FIVE-YEAR survival rates for patients age 0-14 increased by nearly 10 per cent in the period from 2002 to 2019, according a new report from NHS Digital.
The report found that five-year survival for 0-14 year olds increased from 76.9 in 2002 to 85.2 per cent in 2019. One-year survival increased by 3.5 per cent (93.2 per cent in 2019) and 10-year survival increased by 7.3 per cent (81.9 per cent in 2019) over the same period.
The report found that childhood cancers accounted for 0.3 per cent of all new cancer diagnoses registered in 2019, with the majority of cases being either leukaemia, malignant neoplasms of the brain or non-Hodgkin lymphoma.
Cancer Survival in England for Patients Diagnosed Between 2015 and 2019 uses National Cancer Registration and Analysis Service (NCRAS) data and also provides information on survival rates for cancers in adults newly diagnosed between the 2015 and 2019.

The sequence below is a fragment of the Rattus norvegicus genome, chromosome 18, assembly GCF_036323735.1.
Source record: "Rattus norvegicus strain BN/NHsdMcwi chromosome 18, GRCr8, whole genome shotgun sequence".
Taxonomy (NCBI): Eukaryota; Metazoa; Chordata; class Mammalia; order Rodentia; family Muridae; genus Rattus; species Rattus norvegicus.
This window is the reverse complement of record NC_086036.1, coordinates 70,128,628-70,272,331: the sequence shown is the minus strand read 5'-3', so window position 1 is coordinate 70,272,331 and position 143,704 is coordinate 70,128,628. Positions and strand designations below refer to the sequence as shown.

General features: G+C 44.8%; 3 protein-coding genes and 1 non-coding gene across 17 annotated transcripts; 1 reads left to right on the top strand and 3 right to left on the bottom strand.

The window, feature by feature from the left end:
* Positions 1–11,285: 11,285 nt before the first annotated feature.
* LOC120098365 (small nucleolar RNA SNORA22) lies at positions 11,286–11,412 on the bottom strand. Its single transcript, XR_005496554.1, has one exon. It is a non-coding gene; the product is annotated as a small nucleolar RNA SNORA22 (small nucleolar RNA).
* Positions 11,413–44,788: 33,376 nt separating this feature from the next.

The report found that skin cancer had the highest five-year age standardised net survival rate (94.8 per cent) over the period, and pancreatic cancer and mesothelioma had the lowest rates, at 7.8 and 6.3 per cent respectively.
Five-year age standardised net survival by stage ranged from 3.2 per cent for stage 4 lung cancer for males to 100 per cent for stage 1 melanoma for females.
The report also shows that net survival rate was lowest in the most deprived area and highest in the least deprived, with the rate consistently decreasing as deprivation increases. The largest deprivation difference in one-year age standardised net survival rates was seen in women with bladder cancer, where the variation was 13.4 per cent between those women living in the most (58.4 per cent) and least deprived areas (71.8 per cent).
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